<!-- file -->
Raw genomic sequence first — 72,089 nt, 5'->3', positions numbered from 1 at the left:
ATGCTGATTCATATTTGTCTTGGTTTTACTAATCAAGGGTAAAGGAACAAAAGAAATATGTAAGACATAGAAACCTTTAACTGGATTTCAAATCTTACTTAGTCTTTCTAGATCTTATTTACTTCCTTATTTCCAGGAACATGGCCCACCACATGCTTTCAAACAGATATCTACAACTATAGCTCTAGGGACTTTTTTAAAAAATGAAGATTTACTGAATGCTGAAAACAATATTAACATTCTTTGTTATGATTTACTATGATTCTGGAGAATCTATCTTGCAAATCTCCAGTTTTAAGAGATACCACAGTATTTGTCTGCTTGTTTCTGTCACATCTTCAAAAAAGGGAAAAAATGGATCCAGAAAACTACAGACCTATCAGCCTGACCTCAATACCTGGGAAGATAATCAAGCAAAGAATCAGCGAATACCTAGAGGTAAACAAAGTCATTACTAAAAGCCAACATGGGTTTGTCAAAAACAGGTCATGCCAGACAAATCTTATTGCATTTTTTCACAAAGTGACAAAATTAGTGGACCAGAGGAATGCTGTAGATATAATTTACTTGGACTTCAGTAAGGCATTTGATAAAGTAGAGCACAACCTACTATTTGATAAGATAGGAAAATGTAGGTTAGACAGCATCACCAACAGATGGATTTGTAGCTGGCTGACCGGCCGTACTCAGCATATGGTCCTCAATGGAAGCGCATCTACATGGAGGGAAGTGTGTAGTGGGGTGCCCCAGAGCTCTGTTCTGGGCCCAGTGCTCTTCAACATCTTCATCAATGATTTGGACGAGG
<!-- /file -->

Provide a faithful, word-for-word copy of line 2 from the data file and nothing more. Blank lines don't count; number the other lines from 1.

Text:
ATGCTGATTCATATTTGTCTTGGTTTTACTAATCAAGGGTAAAGGAACAAAAGAAATATGTAAGACATAGAAACCTTTAACTGGATTTCAAATCTTACTTAGTCTTTCTAGATCTTATTTACTTCCTTATTTCCAGGAACATGGCCCACCACATGCTTTCAAACAGATATCTACAACTATAGCTCTAGGGACTTTTTTAAAAAATGAAGATTTACTGAATGCTGAAAACAATATTAACATTCTTTGTTATGATTTACTATGATTCTGGAGAATCTATCTTGCAAATCTCCAGTTTTAAGAGATACCACAGTATTTGTCTGCTTGTTTCTGTCACATCTTCAAAAAAGGGAAAAAATGGATCCAGAAAACTACAGACCTATCAGCCTGACCTCAATACCTGGGAAGATAATCAAGCAAAGAATCAGCGAATACCTAGAGGTAAACAAAGTCATTACTAAAAGCCAACATGGGTTTGTCAAAAACAGGTCATGCCAGACAAATCTTATTGCATTTTTTCACAAAGTGACAAAATTAGTGGACCAGAGGAATGCTGTAGATATAATTTACTTGGACTTCAGTAAGGCATTTGATAAAGTAGAGCACAACCTACTATTTGATAAGATAGGAAAATGTAGGTTAGACAGCATCACCAACAGATGGATTTGTAGCTGGCTGACCGGCCGTACTCAGCATATGGTCCTCAATGGAAGCGCATCTACATGGAGGGAAGTGTGTAGTGGGGTGCCCCAGAGCTCTGTTCTGGGCCCAGTGCTCTTCAACATCTTCATCAATGATTTGGACGAGG